I Don't Want My Baby – Are These Thoughts Real or Fleeting?
Antenatal and postpartum depression affect a large number of mothers every year, causing some of them to wonder if they are prepared and even excited to raise a child. If this describes you, seeking the proper treatment to address these symptoms may allow you to see your pregnancy from a different perspective.
Consider reaching out to a doctor if you are experiencing any of the following symptoms:
- Chronic anxiety
- Mood swings
- Change in appetite or sleep habits
- Inability to concentrate
- Lack of energy
- Inability to concentrate
- Frequent crying
Depression is a serious clinical illness, and you do not want to make an important decision under its influence.
Unfavorable Home Environment
It’s important for a child to be raised in a healthy and happy household. Some women may feel that their household isn’t fully prepared for the introduction of a child into their lives for the following reasons:
- A single-parent home – For some people, raising a child in a two-parent household is a must, and you may not be in a position to raise your baby with the father.
- Unhealthy relationships – Some home environments may have complicated or unhealthy family dynamics, and you may not want to expose a baby to those relationships.
- Low income – The most common reason that women consider alternatives to parenting is finances. The financial burden of adding a child to the family may appear too great, and the child may not receive as many opportunities as you would prefer.
While these may be reasons you are experiencing feelings of not wanting your baby, it’s important to remember each of these scenarios can change over time.
For example, the child’s father may not be in the picture, but it is very likely you will find another partner who would love to assume the role of “dad” to your child. And if not, there are countless awesome single mothers out there raising happy children.
And your finances can easily change as well. Ask any family how they absorbed the additional financial needs of having children, and they will all say the same thing: “We just figured out a way to make it work.”
Whatever you do, don’t make a rash decision based on your family situation without careful consideration on how things may improve in the future.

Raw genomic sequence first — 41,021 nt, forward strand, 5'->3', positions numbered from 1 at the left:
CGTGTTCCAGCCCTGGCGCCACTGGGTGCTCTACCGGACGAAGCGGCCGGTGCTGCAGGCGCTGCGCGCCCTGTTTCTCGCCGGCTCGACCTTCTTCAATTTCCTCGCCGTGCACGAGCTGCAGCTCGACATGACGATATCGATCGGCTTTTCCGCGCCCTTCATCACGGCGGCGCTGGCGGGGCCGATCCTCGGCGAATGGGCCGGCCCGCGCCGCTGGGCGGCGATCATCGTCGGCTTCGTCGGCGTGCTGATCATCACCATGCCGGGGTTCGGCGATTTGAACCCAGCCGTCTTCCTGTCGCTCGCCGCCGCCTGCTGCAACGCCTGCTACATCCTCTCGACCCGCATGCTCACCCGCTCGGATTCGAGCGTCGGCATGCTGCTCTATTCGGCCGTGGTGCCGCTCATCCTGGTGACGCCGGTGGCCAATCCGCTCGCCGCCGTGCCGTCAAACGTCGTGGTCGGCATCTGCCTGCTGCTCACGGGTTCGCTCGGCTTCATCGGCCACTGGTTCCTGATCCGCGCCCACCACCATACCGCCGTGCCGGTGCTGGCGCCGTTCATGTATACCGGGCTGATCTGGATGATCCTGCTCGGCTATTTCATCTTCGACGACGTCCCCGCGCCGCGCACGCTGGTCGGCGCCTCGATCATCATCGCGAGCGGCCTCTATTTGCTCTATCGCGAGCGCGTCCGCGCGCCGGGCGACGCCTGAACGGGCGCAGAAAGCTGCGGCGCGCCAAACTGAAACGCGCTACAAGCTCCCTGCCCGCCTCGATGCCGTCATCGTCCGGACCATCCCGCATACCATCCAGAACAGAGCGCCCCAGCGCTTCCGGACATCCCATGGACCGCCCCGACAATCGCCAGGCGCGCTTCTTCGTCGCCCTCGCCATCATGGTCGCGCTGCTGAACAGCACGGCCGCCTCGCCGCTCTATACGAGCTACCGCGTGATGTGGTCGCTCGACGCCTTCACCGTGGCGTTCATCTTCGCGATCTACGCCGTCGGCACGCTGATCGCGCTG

Maybe you have thought about having kids one day, but now that the day has arrived, you may feel unsure about whether now is the right time. Whether you are in the middle of your education or on a particular career path, becoming a parent has the potential to put your current aspirations on hold.
Now, of course you can continue to pursue your career goals while being pregnant and later when raising a child, but it will be a lot of work. Are you ready to take on this challenge, or are you prepared to delay your education or career goals? If not, and if you simply don’t feel ready to assume the most important job of all – motherhood – perhaps looking further into an alternative like adoption is the best-case scenario.
Lack of Desire to Parent
Finally, there is the scenario of whether you even want to, or have ever wanted to, become a mom. Is that reason enough to place a baby for adoption?
Some people know from an early age that they do not want to be parents. Others decide later in life that their careers, personal relationships or other goals are more important to them than having children.
However, this does not mean that they are no longer prone to an unplanned pregnancy. For many women in this position, adoption allows them to pursue the life they want to live while ensuring that their child grows up in a loving home. This is an important, soul-searching topic that you must address before committing to parenthood.
As you can see, there are many reasons you may wonder if you are truly ready to raise a child. Hopefully, this article has highlighted whether they are truly reasons to consider alternatives to parenting or if they are just fleeting feelings that don’t necessarily indicate your readiness to become a great mother to your baby.